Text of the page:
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Those Willing to Go to War

1) Die Koalition der Kriegswilligen / Coalition of Those Willing to Go to War (GFP, Jun.-Aug. 2018 )
2) L’Europa va alle armi, ancora in ordine sparso. Si profila l’Iniziativa Europea d’Intervento (Contropiano, 27 ottobre 2018)
3) Maneuver in Civilian Setting / Manöver in zivilem Umfeld (GFP, July 2018)

Su ciò che bolle in pentola nei settori guerrafondai della Unione Europea si veda anche la nostra rassegna precedente:
Troppi finti tonti [JUGOINFO 19/3/2018]
Links / Troppi finti tonti sul clima di guerra in Europa (di Sergio Cararo, 20 febbraio 2018) / Unione Europea, spostarsi a destra e preparare la guerra (Doug Nicholls, 03/03/2018) / 3) La militarizzazione dell'Unione europea mina la pace e la sicurezza (CPPC, 24/02/2018)

=== 1 ===

ORIG.: Die Koalition der Kriegswilligen (GFP, 26.06.2018)
Deutschland beteiligt sich an einer gestern gegründeten neuen europäischen Militärformation. Die Europäische Interventionsinitiative, die auf einen französischen Vorstoß zurückgeht, steht EU- wie auch Nicht-EU-Staaten offen; sie soll schnelle Entscheidungen über gemeinsame Kriegseinsätze ermöglichen und die bisherige EU-Militärkooperation ("PESCO") um eine operative Komponente erweitern. Bereits für September ist eine erste Zusammenkunft der militärischen Führungsstäbe der - bislang - neun beteiligten Staaten angekündigt. Mit dabei sind Großbritannien, das auch nach dem EU-Austritt die Militärzusammenarbeit mit dem Kontinent fortsetzen will, und Dänemark, das seiner Bevölkerung einst ein Opt Out aus der EU-Militärpolitik zugestanden hat, dies nun aber umgehen kann, weil die Interventionsebene offiziell nicht innerhalb der EU angesiedelt ist. Experten sprechen von einer europäischen "Koalition der Willigen". Deren Gründung geht mit milliardenschweren Militarisierungsplänen der EU-Kommission und mit teuren deutsch-französischen Rüstungsprojekten einher...


Coalition of Those Willing to Go to War


PARIS/BERLIN(Own report) - Germany is participating in a new European military formation that was launched yesterday. Originally a French proposal, the European Intervention Initiative (EII) will be open to EU and Non-EU member countries to join. Expanding the existing EU military cooperation ("PESCO") with a new operational component, the EII should facilitate rapid decisions on joint military interventions. A first meeting of military commanders from the hitherto nine participant states is set for September. The EII includes Great Britain, which plans to continue its military cooperation with the continent, even after Brexit, as well as Denmark. Since the coordination of military interventions is now officially set outside of the EU framework, Denmark can sidestep the opt-out from EU military policy, it had once granted its population. Referred to by experts as a European "coalition of the willing," it goes hand in hand with the EU Commission's militarization plans worth billions and the high-cost German-French arms projects.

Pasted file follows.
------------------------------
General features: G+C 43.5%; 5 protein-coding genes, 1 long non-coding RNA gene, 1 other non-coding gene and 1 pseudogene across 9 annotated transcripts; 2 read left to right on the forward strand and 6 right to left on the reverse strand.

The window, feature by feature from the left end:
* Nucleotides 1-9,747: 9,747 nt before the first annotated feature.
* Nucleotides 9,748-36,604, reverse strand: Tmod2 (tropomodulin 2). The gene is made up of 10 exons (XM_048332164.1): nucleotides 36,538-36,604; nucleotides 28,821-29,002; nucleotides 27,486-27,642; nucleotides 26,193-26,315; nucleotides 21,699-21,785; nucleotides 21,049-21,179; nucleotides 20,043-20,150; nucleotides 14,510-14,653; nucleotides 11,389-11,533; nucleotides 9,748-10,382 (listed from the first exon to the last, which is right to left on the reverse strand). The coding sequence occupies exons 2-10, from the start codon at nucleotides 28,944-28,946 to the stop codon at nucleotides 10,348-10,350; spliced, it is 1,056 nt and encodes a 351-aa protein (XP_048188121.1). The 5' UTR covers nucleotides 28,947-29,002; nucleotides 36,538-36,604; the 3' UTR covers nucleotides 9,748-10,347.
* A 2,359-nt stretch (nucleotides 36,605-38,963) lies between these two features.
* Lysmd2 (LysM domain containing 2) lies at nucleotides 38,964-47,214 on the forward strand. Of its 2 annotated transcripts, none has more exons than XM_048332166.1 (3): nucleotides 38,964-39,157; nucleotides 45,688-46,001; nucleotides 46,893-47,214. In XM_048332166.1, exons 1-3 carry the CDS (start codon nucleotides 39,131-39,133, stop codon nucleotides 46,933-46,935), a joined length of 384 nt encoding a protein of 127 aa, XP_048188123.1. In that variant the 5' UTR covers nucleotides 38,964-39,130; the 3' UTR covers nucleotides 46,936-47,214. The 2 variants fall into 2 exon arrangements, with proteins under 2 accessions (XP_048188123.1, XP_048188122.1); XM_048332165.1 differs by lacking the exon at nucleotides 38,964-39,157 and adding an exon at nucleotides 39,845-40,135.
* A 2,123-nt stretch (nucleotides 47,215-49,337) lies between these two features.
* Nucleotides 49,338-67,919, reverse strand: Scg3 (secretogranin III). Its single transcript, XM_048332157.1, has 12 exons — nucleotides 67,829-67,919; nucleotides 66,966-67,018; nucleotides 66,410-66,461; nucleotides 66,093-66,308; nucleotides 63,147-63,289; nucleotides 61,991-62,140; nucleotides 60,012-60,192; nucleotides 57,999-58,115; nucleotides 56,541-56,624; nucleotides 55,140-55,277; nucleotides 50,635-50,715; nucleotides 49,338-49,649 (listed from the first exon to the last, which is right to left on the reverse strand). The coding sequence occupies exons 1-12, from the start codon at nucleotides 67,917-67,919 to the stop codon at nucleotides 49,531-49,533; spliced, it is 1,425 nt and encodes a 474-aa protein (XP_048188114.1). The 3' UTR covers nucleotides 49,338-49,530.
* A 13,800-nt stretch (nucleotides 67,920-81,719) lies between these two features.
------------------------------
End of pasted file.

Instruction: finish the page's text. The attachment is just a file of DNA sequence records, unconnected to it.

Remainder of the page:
Germany's PESCO

The European Intervention Initiative (EII) derives from the EU policy speech by French President Emanuel Macron at the Sorbonne University on September 26, 2017. His proposals on EU military policy was made at a time, when Berlin had succeeded in largely implementing its positions, while key French demands had been ignored during the negotiations on EU military cooperation - which would soon lead to the launching of the Permanent Structured Cooperation (PESCO).[1] PESCO is aimed at aligning the EU member states’ military capabilities and elaborating joint military capacities. The initiative thus complements the EU Defense Fund aimed at enhancing arms research and developing new weapons by European companies.[2] The broad, fairly general approach facilitated the inclusion of 25 of the 28 EU member countries. The UK, Denmark and Malta do not participate: The UK because it will leave the EU; Denmark, because it had promised its population to opt out of EU military policy, after the “NO” in the Maastricht Treaty referendum; Malta because it still officially maintains its neutrality - unlike Ireland, Sweden, Finland and Austria. However, the Maltese government is explicitly reserving the right to join PESCO at a later stage.[3]

France's Intervention Initiative